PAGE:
The Rewards of Pampering Your Nose

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Love it or not, your nose can’t be ignored. It is a small but mighty part of our being. And a little pampering — when a cold or allergies strike — can go far.

The upside to having a nose is its faithful ability to detect wondrous aromas. Our nose serves as a sensor, helping us determine if a potential food source is toxic or edible, friend or foe. The nose knows whether it’s coffee we’re sniffing, spoiled leftovers — or worse.

“In evolution, odors told us what was good for us, what was bad,” says Pamela Dalton, PhD, MPH, a member of The Monell Chemical Senses Center in Philadelphia. “It was part of our survival system. If something smelled bad, it was toxic. If it didn’t smell good or bad, it was worth investigating. If it was the smell of cooked fat, it meant survival.”

In fact, scientific evidence suggests — though far from conclusively — that a pleasing fragrance actually affects our physiology, helping us relax.

“When animals are exposed to certain scents, there are changes in their runny nose, the small sunscreen.

  • Carry a small tube of moisturizer with you during the day to reapply. “This will help keep your nose comfortable all day long,” McDonald adds.
  • Petroleum-based moisturizers like Vaseline are not advised for another reason, says Cazabon. “People who apply a lot to the nose, and wear it overnight, can aspirate it into their , which can lead to problems like an abscess,” he tells WebMD. “I don’t want to be an alarmist, but you don’t want a foreign substance in your lungs. Using a little within reason is fine, but many doctors prefer patients use water-based creams.”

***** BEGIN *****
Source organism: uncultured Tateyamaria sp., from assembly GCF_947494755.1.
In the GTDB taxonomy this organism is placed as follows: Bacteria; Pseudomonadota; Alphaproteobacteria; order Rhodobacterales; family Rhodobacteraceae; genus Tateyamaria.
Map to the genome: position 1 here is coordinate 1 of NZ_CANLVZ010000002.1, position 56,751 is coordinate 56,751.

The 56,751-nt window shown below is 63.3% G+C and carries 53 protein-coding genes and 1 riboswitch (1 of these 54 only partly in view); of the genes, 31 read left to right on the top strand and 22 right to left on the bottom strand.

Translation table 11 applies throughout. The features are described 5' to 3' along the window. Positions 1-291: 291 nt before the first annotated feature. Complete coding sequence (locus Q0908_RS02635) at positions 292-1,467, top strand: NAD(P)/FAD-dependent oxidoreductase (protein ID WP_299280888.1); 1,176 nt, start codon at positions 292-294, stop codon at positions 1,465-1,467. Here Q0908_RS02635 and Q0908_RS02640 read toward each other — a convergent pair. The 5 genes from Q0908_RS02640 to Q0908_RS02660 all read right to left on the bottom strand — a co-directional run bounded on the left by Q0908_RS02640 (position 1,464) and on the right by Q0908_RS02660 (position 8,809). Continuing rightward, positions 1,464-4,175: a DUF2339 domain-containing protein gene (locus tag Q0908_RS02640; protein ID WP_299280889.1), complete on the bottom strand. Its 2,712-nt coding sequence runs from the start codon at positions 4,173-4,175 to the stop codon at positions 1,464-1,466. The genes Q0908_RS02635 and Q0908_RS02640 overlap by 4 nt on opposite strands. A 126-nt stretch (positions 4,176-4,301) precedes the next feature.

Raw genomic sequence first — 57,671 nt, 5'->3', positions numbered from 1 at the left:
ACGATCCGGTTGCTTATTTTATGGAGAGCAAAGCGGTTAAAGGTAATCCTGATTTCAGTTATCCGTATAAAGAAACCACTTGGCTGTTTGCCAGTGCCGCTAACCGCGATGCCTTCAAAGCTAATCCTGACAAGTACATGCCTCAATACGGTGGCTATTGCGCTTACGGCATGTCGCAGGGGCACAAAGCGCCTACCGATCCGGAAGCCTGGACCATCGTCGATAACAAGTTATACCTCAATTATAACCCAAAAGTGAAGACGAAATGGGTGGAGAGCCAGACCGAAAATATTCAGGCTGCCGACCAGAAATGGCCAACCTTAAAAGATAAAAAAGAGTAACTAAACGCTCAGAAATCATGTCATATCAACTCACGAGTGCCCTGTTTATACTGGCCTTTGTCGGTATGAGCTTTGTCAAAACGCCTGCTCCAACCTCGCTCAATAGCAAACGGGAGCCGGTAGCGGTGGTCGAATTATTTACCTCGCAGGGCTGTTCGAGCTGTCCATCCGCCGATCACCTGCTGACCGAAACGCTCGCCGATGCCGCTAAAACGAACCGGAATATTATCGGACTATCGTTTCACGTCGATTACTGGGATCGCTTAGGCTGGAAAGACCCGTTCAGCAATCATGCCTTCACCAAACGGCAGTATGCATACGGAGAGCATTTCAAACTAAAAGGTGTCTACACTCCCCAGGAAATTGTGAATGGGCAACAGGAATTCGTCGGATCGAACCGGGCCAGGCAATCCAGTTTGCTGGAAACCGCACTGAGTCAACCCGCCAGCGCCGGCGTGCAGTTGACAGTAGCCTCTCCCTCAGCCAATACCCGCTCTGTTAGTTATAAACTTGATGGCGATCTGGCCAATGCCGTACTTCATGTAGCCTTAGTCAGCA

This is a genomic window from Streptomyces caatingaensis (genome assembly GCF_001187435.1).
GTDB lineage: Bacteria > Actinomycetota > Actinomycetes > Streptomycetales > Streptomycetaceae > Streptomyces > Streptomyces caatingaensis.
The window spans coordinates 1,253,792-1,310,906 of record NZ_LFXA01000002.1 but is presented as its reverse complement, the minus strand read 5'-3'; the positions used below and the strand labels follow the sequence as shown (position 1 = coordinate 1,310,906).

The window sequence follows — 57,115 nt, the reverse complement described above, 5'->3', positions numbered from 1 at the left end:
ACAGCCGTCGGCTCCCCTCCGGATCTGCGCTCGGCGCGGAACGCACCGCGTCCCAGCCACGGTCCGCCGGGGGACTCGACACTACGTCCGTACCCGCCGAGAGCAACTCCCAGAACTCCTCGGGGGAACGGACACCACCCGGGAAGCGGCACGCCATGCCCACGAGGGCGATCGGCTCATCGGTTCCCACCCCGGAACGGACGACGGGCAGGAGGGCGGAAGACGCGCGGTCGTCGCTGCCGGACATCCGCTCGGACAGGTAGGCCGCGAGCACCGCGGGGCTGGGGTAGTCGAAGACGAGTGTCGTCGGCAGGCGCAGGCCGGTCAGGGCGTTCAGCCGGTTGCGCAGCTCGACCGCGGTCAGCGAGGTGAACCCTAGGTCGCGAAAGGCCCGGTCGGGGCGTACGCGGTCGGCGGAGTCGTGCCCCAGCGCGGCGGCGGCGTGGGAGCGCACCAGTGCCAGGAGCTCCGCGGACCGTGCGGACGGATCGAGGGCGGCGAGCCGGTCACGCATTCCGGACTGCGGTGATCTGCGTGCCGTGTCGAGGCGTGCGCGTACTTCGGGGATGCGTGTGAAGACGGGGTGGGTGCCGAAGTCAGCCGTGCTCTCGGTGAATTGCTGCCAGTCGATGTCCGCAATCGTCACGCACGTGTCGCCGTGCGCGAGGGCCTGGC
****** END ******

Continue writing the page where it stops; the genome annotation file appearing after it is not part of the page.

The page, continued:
Pampering Your Senses

    To pamper your olfactory sense (which registers odors), try scented oils like bath oils, Dalton suggests. “They have a nurturing effect. When I’m trying to fall asleep in a strange hotel, having an odor that makes me think of home is very relaxing, very comforting.”

    To wake yourself up, try menthol, , eucalyptus, and chili peppers, she says. These produce the sensory irritation of pungency and burning, which is tied to the trigeminal nerve, a nerve in the face that is part of the body’s pain response. “>cause pain — but they do arouse us,” she explains.

    But do certain smells act as aphrodisiacs? “There’s nothing that’s universal to everyone,” Dalton tells WebMD. “It has to do with whatever in your environment relaxes you. People who are tense are not likely to feel amorous. If the scent of your boyfriend’s cologne relaxes you, it’s an aphrodisiac for you. If the smell of pumpkin pie relaxes you, then yes, it’s an aphrodisiac for you. With scent, if it’s a positive thing, then it works for you.”